In a related but slightly different area, you may do best composing for an ensemble that you understand and enjoy writing for. If you’ve written a lot for a jazz combo, an orchestra or more electronic sounds, consider how your experience can inform the creation of your demo for the new job.



Nailing down the workflow

I keep a checklist of my workflow to streamline my demo process, using it to keep me focused. And it starts with deciding on instrumentation.

If the cue is all on one instrument—say a piano, ukulele or bass guitar—I start playing that instrument. If it’s an orchestral cue, I start loading up templates and instruments. Either way, I then continue by setting a tempo and “tempo map” if the tempo will change. I outline the high points in the action and decide how to either accent them or give them space with less music.

Maybe I improvise a harmonic structure while watching the video. Then I write melodies and counter melodies as needed. And the detail work follows. But each composer will have their own checklist with the instruments and technology that work best for them.



“Listen” to what we’re saying for quick, quality score demos

Note which styles you compose well in. Have a mental or a written list of the styles that are in your comfort zone (FYI, this will always be evolving and expanding.)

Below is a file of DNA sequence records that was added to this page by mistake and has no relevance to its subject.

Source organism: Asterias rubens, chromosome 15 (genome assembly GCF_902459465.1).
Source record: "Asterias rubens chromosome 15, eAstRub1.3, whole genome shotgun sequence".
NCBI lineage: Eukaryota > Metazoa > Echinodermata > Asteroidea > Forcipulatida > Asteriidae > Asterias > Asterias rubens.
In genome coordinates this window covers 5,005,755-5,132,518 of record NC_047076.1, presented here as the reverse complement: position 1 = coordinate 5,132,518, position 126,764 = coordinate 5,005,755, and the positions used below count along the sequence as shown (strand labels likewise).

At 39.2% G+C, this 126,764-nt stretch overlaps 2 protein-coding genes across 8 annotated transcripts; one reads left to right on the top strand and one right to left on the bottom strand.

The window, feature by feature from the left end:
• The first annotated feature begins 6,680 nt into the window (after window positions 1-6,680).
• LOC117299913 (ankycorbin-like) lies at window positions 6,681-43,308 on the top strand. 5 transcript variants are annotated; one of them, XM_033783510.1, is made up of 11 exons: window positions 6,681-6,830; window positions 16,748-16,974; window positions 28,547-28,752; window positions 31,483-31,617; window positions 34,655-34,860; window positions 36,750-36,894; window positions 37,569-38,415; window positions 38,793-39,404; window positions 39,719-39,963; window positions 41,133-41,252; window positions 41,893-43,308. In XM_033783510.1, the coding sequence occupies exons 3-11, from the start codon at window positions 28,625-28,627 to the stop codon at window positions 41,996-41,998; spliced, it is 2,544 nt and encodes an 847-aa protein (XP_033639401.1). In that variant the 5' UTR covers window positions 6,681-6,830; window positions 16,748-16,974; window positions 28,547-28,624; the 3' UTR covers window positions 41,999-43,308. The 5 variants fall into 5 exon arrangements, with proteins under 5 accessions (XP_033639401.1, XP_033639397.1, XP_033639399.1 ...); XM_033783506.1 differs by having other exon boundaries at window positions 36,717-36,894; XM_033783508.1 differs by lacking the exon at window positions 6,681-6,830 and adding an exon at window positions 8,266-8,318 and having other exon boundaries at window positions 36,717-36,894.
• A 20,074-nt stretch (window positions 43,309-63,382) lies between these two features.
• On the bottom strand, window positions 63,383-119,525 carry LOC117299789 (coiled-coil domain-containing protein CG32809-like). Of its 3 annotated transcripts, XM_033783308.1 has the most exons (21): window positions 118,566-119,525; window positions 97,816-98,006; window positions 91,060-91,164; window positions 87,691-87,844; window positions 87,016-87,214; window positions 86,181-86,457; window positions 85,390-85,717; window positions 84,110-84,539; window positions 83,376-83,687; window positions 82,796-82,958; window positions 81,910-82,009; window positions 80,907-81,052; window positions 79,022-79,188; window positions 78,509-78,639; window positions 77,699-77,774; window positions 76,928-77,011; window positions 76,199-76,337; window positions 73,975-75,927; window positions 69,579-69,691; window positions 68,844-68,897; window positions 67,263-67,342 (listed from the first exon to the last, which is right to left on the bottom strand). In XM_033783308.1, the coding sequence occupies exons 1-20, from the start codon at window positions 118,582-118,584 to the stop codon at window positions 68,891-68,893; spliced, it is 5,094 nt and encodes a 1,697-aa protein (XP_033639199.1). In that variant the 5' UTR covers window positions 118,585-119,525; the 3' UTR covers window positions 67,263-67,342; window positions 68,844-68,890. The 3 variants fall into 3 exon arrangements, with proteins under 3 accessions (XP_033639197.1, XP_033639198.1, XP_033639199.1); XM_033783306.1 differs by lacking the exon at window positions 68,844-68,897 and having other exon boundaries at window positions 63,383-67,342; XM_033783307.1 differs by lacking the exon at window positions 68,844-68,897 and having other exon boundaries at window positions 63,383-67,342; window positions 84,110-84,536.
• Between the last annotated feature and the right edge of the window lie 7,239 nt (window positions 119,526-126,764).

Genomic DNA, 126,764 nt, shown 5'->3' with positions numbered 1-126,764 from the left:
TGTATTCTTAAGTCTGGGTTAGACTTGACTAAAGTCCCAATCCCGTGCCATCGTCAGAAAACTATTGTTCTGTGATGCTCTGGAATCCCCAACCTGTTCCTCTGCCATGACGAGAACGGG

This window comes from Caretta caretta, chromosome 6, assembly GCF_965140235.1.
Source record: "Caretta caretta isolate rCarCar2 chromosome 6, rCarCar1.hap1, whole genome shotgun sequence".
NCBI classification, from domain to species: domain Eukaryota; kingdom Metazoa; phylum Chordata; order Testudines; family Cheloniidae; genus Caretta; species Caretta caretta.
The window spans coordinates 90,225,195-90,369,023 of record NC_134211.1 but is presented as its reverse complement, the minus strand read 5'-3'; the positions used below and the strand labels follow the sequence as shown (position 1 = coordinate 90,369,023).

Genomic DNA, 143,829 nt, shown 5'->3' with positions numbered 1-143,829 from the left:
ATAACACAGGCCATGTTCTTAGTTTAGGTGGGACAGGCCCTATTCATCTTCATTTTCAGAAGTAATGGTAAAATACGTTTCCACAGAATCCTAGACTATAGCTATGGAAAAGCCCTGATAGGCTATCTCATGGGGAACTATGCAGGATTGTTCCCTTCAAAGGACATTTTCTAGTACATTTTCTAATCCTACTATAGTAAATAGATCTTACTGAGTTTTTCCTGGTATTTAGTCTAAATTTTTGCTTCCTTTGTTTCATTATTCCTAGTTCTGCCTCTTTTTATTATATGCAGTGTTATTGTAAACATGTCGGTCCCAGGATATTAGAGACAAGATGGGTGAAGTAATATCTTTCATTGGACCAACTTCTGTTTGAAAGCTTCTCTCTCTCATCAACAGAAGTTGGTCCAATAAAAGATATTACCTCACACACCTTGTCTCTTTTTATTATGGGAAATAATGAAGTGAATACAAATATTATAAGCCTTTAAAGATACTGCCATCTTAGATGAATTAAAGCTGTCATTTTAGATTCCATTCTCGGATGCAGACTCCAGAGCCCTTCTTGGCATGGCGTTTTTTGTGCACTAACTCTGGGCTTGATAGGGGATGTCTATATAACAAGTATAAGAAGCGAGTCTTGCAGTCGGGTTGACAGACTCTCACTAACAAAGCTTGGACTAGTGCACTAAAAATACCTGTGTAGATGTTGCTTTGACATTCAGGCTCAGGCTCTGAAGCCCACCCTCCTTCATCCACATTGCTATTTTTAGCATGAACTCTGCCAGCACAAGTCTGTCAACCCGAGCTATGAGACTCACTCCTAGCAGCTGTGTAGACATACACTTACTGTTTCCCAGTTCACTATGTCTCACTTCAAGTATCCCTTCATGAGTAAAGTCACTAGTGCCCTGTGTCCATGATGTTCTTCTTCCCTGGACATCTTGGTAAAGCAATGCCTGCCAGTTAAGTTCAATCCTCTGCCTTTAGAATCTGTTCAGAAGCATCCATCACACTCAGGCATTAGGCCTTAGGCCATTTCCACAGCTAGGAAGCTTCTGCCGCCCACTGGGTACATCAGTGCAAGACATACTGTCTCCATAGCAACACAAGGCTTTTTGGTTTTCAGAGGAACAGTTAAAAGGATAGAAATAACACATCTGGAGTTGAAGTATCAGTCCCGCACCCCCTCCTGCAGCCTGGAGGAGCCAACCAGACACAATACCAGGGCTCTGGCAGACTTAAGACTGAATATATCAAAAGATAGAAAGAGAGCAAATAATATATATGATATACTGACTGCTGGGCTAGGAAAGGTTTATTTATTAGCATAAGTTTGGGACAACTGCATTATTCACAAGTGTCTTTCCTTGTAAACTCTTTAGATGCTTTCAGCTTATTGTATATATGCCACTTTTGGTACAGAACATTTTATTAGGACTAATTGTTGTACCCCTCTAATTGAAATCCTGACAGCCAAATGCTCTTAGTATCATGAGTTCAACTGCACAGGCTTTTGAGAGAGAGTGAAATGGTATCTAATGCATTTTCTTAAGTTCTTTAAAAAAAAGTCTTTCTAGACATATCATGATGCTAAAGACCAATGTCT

Learn the kind of instrumentation you enjoy and respond to. When you hear or compose a piece that you love, study it and keep a record of that instrumentation to reference later. If you think, “that really conveys a particular emotion,” you’ll be that much quicker scoring that emotion in the future. Always be adding new vocabulary to your musical language and expanding your understanding of what works to support stories on screen.

When a specific setting or detail helps a mix or an instrument sound better, save or commit it to memory. Good technique with hardware and software is transferable and repeating it can save a lot of time.

Speed really helps when creating a demo on deadline. Knowing what works best in what style, your technology and your own composing skill set helps tremendously. Experimentation is always great for creating new sounds and an interesting score, but being able to repeat the powerful techniques you have already discovered to be effective is essential. Learn what you do best and as you widen your lane to incorporate more styles and techniques you’ll be producing demos more quickly and more efficiently.